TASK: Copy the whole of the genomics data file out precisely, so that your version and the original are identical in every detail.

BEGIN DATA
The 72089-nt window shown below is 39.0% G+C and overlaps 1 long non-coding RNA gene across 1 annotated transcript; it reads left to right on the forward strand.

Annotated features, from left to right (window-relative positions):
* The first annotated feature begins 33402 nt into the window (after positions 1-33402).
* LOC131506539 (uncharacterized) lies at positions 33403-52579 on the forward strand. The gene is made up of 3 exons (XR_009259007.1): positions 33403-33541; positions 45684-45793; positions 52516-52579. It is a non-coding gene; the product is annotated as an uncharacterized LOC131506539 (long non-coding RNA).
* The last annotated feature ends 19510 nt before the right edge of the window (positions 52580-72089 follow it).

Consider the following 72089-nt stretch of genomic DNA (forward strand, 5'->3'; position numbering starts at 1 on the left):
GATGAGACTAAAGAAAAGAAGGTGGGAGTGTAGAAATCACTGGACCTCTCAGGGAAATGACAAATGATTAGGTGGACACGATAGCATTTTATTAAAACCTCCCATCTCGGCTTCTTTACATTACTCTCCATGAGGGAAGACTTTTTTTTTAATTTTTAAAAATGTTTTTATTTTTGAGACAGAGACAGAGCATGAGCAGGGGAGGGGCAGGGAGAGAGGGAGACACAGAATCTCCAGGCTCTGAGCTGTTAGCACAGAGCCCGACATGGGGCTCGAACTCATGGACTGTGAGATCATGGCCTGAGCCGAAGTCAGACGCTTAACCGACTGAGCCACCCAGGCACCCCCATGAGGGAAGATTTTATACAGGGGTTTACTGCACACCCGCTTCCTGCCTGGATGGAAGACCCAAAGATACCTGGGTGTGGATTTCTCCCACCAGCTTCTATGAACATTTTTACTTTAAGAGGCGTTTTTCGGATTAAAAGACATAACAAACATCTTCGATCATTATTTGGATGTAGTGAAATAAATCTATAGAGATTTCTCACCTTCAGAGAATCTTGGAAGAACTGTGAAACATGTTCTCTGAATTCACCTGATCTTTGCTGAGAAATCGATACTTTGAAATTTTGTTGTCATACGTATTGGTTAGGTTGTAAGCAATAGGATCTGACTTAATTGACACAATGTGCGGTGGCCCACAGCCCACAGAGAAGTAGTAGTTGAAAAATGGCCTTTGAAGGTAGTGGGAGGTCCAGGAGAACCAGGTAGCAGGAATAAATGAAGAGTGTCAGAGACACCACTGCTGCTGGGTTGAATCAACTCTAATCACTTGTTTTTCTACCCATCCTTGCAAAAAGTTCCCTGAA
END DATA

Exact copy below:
The 72089-nt window shown below is 39.0% G+C and overlaps 1 long non-coding RNA gene across 1 annotated transcript; it reads left to right on the forward strand.

Annotated features, from left to right (window-relative positions):
* The first annotated feature begins 33402 nt into the window (after positions 1-33402).
* LOC131506539 (uncharacterized) lies at positions 33403-52579 on the forward strand. The gene is made up of 3 exons (XR_009259007.1): positions 33403-33541; positions 45684-45793; positions 52516-52579. It is a non-coding gene; the product is annotated as an uncharacterized LOC131506539 (long non-coding RNA).
* The last annotated feature ends 19510 nt before the right edge of the window (positions 52580-72089 follow it).

Consider the following 72089-nt stretch of genomic DNA (forward strand, 5'->3'; position numbering starts at 1 on the left):
GATGAGACTAAAGAAAAGAAGGTGGGAGTGTAGAAATCACTGGACCTCTCAGGGAAATGACAAATGATTAGGTGGACACGATAGCATTTTATTAAAACCTCCCATCTCGGCTTCTTTACATTACTCTCCATGAGGGAAGACTTTTTTTTTAATTTTTAAAAATGTTTTTATTTTTGAGACAGAGACAGAGCATGAGCAGGGGAGGGGCAGGGAGAGAGGGAGACACAGAATCTCCAGGCTCTGAGCTGTTAGCACAGAGCCCGACATGGGGCTCGAACTCATGGACTGTGAGATCATGGCCTGAGCCGAAGTCAGACGCTTAACCGACTGAGCCACCCAGGCACCCCCATGAGGGAAGATTTTATACAGGGGTTTACTGCACACCCGCTTCCTGCCTGGATGGAAGACCCAAAGATACCTGGGTGTGGATTTCTCCCACCAGCTTCTATGAACATTTTTACTTTAAGAGGCGTTTTTCGGATTAAAAGACATAACAAACATCTTCGATCATTATTTGGATGTAGTGAAATAAATCTATAGAGATTTCTCACCTTCAGAGAATCTTGGAAGAACTGTGAAACATGTTCTCTGAATTCACCTGATCTTTGCTGAGAAATCGATACTTTGAAATTTTGTTGTCATACGTATTGGTTAGGTTGTAAGCAATAGGATCTGACTTAATTGACACAATGTGCGGTGGCCCACAGCCCACAGAGAAGTAGTAGTTGAAAAATGGCCTTTGAAGGTAGTGGGAGGTCCAGGAGAACCAGGTAGCAGGAATAAATGAAGAGTGTCAGAGACACCACTGCTGCTGGGTTGAATCAACTCTAATCACTTGTTTTTCTACCCATCCTTGCAAAAAGTTCCCTGAA